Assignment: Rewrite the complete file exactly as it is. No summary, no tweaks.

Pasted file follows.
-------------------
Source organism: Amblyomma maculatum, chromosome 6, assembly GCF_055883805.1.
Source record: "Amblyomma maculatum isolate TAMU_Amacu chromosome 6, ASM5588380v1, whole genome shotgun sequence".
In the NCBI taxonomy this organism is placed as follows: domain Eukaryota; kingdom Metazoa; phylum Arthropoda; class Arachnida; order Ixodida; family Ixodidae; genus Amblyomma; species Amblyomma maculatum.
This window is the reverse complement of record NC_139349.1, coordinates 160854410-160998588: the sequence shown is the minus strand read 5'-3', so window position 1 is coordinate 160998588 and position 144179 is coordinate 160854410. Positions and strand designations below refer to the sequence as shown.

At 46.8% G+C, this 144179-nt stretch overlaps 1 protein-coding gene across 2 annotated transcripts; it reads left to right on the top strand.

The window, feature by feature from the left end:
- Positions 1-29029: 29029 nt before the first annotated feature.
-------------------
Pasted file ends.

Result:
Source organism: Amblyomma maculatum, chromosome 6, assembly GCF_055883805.1.
Source record: "Amblyomma maculatum isolate TAMU_Amacu chromosome 6, ASM5588380v1, whole genome shotgun sequence".
In the NCBI taxonomy this organism is placed as follows: domain Eukaryota; kingdom Metazoa; phylum Arthropoda; class Arachnida; order Ixodida; family Ixodidae; genus Amblyomma; species Amblyomma maculatum.
This window is the reverse complement of record NC_139349.1, coordinates 160854410-160998588: the sequence shown is the minus strand read 5'-3', so window position 1 is coordinate 160998588 and position 144179 is coordinate 160854410. Positions and strand designations below refer to the sequence as shown.

At 46.8% G+C, this 144179-nt stretch overlaps 1 protein-coding gene across 2 annotated transcripts; it reads left to right on the top strand.

The window, feature by feature from the left end:
- Positions 1-29029: 29029 nt before the first annotated feature.